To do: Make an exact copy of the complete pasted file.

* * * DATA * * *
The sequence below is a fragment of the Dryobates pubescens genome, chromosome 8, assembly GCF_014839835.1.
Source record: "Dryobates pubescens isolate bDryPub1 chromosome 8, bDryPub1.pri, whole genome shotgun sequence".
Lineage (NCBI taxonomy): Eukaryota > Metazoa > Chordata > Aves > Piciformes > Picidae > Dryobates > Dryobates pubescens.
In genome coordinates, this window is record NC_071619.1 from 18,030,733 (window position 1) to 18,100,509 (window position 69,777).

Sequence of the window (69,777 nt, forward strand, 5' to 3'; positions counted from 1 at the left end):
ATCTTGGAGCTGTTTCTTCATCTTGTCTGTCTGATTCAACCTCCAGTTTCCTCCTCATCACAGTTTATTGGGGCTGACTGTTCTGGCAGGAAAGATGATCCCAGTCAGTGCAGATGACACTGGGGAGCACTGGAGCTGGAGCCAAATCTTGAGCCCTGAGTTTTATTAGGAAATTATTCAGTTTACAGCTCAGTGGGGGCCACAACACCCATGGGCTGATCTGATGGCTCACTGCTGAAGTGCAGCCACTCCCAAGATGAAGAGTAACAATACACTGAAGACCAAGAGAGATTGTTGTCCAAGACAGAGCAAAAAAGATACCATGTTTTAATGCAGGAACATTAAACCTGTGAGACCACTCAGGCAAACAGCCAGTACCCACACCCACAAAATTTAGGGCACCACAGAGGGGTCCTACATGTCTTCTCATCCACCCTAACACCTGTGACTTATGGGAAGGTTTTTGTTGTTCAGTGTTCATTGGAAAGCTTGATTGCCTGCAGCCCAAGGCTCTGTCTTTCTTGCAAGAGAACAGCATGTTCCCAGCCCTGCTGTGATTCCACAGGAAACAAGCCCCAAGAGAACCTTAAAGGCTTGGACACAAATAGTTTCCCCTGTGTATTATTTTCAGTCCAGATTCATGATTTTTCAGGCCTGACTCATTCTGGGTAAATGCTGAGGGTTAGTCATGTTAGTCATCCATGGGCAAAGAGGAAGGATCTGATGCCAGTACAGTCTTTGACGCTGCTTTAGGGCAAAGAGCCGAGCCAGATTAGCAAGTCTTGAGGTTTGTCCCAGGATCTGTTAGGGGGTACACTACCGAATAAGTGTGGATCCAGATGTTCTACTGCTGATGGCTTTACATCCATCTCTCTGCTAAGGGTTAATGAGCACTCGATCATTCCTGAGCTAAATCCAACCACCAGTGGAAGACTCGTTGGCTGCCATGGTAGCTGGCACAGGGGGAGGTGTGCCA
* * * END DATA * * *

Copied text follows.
The sequence below is a fragment of the Dryobates pubescens genome, chromosome 8, assembly GCF_014839835.1.
Source record: "Dryobates pubescens isolate bDryPub1 chromosome 8, bDryPub1.pri, whole genome shotgun sequence".
Lineage (NCBI taxonomy): Eukaryota > Metazoa > Chordata > Aves > Piciformes > Picidae > Dryobates > Dryobates pubescens.
In genome coordinates, this window is record NC_071619.1 from 18,030,733 (window position 1) to 18,100,509 (window position 69,777).

Sequence of the window (69,777 nt, forward strand, 5' to 3'; positions counted from 1 at the left end):
ATCTTGGAGCTGTTTCTTCATCTTGTCTGTCTGATTCAACCTCCAGTTTCCTCCTCATCACAGTTTATTGGGGCTGACTGTTCTGGCAGGAAAGATGATCCCAGTCAGTGCAGATGACACTGGGGAGCACTGGAGCTGGAGCCAAATCTTGAGCCCTGAGTTTTATTAGGAAATTATTCAGTTTACAGCTCAGTGGGGGCCACAACACCCATGGGCTGATCTGATGGCTCACTGCTGAAGTGCAGCCACTCCCAAGATGAAGAGTAACAATACACTGAAGACCAAGAGAGATTGTTGTCCAAGACAGAGCAAAAAAGATACCATGTTTTAATGCAGGAACATTAAACCTGTGAGACCACTCAGGCAAACAGCCAGTACCCACACCCACAAAATTTAGGGCACCACAGAGGGGTCCTACATGTCTTCTCATCCACCCTAACACCTGTGACTTATGGGAAGGTTTTTGTTGTTCAGTGTTCATTGGAAAGCTTGATTGCCTGCAGCCCAAGGCTCTGTCTTTCTTGCAAGAGAACAGCATGTTCCCAGCCCTGCTGTGATTCCACAGGAAACAAGCCCCAAGAGAACCTTAAAGGCTTGGACACAAATAGTTTCCCCTGTGTATTATTTTCAGTCCAGATTCATGATTTTTCAGGCCTGACTCATTCTGGGTAAATGCTGAGGGTTAGTCATGTTAGTCATCCATGGGCAAAGAGGAAGGATCTGATGCCAGTACAGTCTTTGACGCTGCTTTAGGGCAAAGAGCCGAGCCAGATTAGCAAGTCTTGAGGTTTGTCCCAGGATCTGTTAGGGGGTACACTACCGAATAAGTGTGGATCCAGATGTTCTACTGCTGATGGCTTTACATCCATCTCTCTGCTAAGGGTTAATGAGCACTCGATCATTCCTGAGCTAAATCCAACCACCAGTGGAAGACTCGTTGGCTGCCATGGTAGCTGGCACAGGGGGAGGTGTGCCA